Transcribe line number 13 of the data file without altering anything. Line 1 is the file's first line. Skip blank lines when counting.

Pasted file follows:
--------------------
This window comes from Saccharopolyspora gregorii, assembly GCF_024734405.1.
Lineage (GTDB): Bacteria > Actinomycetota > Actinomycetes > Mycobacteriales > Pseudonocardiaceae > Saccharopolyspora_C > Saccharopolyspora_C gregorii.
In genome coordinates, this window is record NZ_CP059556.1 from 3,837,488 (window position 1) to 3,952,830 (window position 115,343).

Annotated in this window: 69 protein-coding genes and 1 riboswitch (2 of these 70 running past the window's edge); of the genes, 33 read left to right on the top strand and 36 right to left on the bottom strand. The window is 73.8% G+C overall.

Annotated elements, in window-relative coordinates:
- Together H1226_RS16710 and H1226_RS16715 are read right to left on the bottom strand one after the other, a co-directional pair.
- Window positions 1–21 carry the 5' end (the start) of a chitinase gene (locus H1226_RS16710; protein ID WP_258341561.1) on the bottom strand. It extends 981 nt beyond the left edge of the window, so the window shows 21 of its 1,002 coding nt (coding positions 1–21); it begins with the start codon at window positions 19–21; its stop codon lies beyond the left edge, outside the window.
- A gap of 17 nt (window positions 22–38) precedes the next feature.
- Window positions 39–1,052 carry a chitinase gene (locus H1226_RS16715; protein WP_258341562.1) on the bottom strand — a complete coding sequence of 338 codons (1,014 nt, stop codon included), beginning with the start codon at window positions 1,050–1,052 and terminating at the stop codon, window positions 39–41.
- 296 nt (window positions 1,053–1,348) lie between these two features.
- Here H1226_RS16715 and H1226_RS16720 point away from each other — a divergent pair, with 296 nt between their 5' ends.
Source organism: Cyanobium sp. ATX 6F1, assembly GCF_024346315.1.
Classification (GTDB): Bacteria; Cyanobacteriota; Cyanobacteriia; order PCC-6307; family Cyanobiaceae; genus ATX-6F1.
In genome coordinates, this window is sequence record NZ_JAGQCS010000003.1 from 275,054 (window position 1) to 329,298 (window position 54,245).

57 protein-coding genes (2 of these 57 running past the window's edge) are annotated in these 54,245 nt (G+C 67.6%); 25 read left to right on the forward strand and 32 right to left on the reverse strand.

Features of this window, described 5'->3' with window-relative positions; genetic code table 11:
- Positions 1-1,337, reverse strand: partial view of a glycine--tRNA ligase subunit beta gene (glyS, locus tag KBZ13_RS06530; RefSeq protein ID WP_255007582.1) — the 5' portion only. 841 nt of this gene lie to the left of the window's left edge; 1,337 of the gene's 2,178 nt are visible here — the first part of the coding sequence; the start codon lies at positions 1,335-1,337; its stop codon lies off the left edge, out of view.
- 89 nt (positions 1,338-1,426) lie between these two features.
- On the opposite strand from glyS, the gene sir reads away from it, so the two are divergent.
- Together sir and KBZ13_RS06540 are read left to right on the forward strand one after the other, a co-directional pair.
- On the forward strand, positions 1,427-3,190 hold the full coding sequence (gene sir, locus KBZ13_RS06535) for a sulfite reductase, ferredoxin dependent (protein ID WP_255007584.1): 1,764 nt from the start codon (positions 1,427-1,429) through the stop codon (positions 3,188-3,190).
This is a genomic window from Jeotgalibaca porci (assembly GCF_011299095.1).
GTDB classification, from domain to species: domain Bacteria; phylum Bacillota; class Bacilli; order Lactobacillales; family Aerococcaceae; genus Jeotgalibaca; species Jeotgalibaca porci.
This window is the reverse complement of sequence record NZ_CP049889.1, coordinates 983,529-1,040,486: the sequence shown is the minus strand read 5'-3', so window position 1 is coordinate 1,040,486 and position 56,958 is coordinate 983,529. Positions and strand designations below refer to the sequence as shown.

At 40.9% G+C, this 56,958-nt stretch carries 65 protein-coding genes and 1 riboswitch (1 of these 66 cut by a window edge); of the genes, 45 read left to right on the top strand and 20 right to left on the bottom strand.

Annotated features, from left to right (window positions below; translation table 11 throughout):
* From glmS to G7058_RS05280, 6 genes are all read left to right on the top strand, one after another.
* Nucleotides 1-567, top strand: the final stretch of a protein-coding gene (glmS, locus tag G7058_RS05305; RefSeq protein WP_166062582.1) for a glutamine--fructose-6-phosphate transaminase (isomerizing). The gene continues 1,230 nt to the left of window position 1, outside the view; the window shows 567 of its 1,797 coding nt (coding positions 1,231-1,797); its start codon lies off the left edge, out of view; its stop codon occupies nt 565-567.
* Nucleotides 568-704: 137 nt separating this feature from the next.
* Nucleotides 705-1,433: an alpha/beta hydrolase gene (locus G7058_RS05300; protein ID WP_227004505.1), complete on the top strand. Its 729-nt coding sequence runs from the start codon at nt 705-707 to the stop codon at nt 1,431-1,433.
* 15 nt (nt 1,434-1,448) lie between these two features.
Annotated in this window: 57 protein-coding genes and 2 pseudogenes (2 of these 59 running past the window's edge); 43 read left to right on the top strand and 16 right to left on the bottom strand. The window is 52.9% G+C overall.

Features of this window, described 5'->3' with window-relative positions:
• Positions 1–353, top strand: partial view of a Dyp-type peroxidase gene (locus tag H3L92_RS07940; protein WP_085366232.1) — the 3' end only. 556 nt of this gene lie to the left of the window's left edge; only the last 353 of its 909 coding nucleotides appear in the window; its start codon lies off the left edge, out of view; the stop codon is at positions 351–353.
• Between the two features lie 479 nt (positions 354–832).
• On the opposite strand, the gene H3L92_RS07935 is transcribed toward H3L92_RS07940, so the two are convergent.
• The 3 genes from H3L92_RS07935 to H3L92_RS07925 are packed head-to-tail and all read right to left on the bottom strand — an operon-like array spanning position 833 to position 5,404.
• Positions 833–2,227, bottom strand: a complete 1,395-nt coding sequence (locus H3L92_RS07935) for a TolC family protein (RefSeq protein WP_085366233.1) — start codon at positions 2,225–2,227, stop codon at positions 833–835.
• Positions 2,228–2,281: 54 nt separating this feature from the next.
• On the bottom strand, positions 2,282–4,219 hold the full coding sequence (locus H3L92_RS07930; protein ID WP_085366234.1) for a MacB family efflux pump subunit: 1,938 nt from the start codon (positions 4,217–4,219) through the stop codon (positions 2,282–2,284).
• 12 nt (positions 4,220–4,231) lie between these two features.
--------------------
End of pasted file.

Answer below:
Classification (GTDB): Bacteria; Cyanobacteriota; Cyanobacteriia; order PCC-6307; family Cyanobiaceae; genus ATX-6F1.